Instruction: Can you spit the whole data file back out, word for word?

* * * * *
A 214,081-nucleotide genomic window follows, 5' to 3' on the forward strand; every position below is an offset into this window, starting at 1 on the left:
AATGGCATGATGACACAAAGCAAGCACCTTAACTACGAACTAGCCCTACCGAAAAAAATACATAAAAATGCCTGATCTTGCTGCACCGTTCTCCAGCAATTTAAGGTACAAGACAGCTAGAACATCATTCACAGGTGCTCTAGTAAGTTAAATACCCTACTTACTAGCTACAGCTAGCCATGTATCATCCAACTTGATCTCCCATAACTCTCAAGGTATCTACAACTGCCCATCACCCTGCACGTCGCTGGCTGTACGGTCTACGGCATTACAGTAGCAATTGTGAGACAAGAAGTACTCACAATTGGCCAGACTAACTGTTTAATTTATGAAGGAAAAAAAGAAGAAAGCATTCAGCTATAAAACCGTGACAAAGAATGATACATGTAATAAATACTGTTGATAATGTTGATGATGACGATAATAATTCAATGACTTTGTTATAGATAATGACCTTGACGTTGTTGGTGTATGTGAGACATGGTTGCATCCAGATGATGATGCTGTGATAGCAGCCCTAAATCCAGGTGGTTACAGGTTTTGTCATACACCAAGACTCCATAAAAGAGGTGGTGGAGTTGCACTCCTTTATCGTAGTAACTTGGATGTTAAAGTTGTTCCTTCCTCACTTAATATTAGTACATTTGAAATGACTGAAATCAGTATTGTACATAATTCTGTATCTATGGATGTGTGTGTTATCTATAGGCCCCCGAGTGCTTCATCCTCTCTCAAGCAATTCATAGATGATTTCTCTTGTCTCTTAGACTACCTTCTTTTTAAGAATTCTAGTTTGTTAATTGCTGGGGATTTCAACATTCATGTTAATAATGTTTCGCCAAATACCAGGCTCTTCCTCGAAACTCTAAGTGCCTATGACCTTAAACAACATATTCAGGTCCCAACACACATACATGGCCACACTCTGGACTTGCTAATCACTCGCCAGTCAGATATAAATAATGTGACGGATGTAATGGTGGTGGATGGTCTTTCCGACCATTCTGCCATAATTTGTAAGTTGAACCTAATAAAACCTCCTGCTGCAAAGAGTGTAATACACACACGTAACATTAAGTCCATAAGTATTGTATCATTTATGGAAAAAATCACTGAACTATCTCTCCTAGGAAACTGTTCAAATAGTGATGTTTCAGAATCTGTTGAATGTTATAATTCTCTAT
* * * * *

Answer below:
A 214,081-nucleotide genomic window follows, 5' to 3' on the forward strand; every position below is an offset into this window, starting at 1 on the left:
AATGGCATGATGACACAAAGCAAGCACCTTAACTACGAACTAGCCCTACCGAAAAAAATACATAAAAATGCCTGATCTTGCTGCACCGTTCTCCAGCAATTTAAGGTACAAGACAGCTAGAACATCATTCACAGGTGCTCTAGTAAGTTAAATACCCTACTTACTAGCTACAGCTAGCCATGTATCATCCAACTTGATCTCCCATAACTCTCAAGGTATCTACAACTGCCCATCACCCTGCACGTCGCTGGCTGTACGGTCTACGGCATTACAGTAGCAATTGTGAGACAAGAAGTACTCACAATTGGCCAGACTAACTGTTTAATTTATGAAGGAAAAAAAGAAGAAAGCATTCAGCTATAAAACCGTGACAAAGAATGATACATGTAATAAATACTGTTGATAATGTTGATGATGACGATAATAATTCAATGACTTTGTTATAGATAATGACCTTGACGTTGTTGGTGTATGTGAGACATGGTTGCATCCAGATGATGATGCTGTGATAGCAGCCCTAAATCCAGGTGGTTACAGGTTTTGTCATACACCAAGACTCCATAAAAGAGGTGGTGGAGTTGCACTCCTTTATCGTAGTAACTTGGATGTTAAAGTTGTTCCTTCCTCACTTAATATTAGTACATTTGAAATGACTGAAATCAGTATTGTACATAATTCTGTATCTATGGATGTGTGTGTTATCTATAGGCCCCCGAGTGCTTCATCCTCTCTCAAGCAATTCATAGATGATTTCTCTTGTCTCTTAGACTACCTTCTTTTTAAGAATTCTAGTTTGTTAATTGCTGGGGATTTCAACATTCATGTTAATAATGTTTCGCCAAATACCAGGCTCTTCCTCGAAACTCTAAGTGCCTATGACCTTAAACAACATATTCAGGTCCCAACACACATACATGGCCACACTCTGGACTTGCTAATCACTCGCCAGTCAGATATAAATAATGTGACGGATGTAATGGTGGTGGATGGTCTTTCCGACCATTCTGCCATAATTTGTAAGTTGAACCTAATAAAACCTCCTGCTGCAAAGAGTGTAATACACACACGTAACATTAAGTCCATAAGTATTGTATCATTTATGGAAAAAATCACTGAACTATCTCTCCTAGGAAACTGTTCAAATAGTGATGTTTCAGAATCTGTTGAATGTTATAATTCTCTAT